I personally wouldn’t give this movie the perfect 100% that it received on Rotten Tomatoes, but it is a pretty good movie.  Without the same affection for older movies that my roommate has, I found the pacing of this movie to be flawed, but it does have a pretty great conclusion.  The biggest issue I had with the movie is that it was almost two and a half hours and I didn’t get that interested until probably the last half hour of the movie.  It’s a bit of a chore to get through, but I’d say it’s worth the wait.  Though it’s perhaps drawn out a little too much, it’s all set up to the conclusion.  I honestly couldn’t tell throughout the entire movie whether Eve was conniving or was just being innocently dragged along through these situations that made Margo suspicious because she was a crazy old coot.  I began to get my suspicions when she was being interviewed by Addison De Witt, and then the moment it was revealed ending up being a pretty big “Damn” moment.  It was also a thought provoking movie, but it kind of needs a ::SPOILER ALERT:: Do I really need a spoiler alert on a 62-year-old movie?  I guess…  Anyway, in the end it’s revealed that Eve is actually manipulating the entire situation in order to get to play Margo’s part and then get noticed and then get a new part that was promised to Margo.  The thought provoking thing happened after the movie, when my roommate and I were discussing it.  His take on the movie was that Eve was a dirty bitch, the same assumption I feel would be made back when the movie was made.  I had a different take.  Though I wouldn’t have supported the decisions Eve was making, I respect her ambition.  What she did was what seemed to be the only option she had to get ahead.  Margo wasn’t going anywhere on her own, so Eve had to do something.  Granted, what she did was the totally bitchy way to go about it, but it worked out for her.  ::END SPOILERS::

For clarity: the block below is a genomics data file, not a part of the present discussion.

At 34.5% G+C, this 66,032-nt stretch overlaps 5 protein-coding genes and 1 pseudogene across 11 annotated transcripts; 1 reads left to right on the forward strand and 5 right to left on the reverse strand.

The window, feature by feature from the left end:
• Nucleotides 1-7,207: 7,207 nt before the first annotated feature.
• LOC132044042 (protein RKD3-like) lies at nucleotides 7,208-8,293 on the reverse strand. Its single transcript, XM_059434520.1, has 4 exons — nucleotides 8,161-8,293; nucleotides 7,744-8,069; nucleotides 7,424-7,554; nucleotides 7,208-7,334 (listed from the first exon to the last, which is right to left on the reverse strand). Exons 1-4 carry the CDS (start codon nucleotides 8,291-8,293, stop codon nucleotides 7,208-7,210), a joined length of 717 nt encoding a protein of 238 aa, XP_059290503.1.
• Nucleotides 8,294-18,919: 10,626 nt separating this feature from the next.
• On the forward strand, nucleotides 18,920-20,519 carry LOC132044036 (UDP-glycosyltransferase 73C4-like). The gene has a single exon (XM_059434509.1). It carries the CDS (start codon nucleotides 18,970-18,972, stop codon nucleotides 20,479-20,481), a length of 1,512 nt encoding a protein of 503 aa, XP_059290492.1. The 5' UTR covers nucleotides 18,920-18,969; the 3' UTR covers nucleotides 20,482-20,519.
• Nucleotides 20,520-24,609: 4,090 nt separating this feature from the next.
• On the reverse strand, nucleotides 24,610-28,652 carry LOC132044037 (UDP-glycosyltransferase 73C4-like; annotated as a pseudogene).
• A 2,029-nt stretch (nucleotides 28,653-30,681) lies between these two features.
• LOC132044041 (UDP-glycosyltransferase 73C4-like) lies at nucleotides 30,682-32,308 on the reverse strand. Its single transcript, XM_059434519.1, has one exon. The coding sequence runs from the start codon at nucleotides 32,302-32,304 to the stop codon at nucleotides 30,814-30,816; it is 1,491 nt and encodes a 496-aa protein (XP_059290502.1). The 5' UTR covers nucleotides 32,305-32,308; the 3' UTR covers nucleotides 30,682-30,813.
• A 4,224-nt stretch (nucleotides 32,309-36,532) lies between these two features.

I think the performance in this movie that deserves the most credit is the role of cigarettes.  This movie made me believe that people in the 50’s were under the assumption that they could not breathe unless they did so through a cigarette.  Almost everyone in this movie had a cigarette blazing at all times.  They even wake up and immediately light a cigarette!  After that, Anne Baxter was also very good.  Part of the reason Eve was able to keep her intentions a secret is because of the way it was written, but a good deal of the credit belongs to Baxter.  She acted sweet and innocent throughout the bulk of the movie, but was able to make that turn when it was necessary.  After watching the movie, I can’t honestly say that I really understand the appeal of Bette Davis.  She’s nothing special to look at.  She is a pretty good actress, but I don’t really see anything that blows me away and makes me think she should remain a cultural icon.  Speaking of which, Marilyn Monroe is in this movie!  She’s only in the movie for a hot minute, but she is definitely what makes that minute so hot.  I’ve gone back and forth on my feelings towards Marilyn.  She’s always pretty, and she’s always a star and always draws your eye when she’s on camera, but her weight has fluctuated for a couple of her movies.  She’s about as good as I’ve ever seen her look in this movie.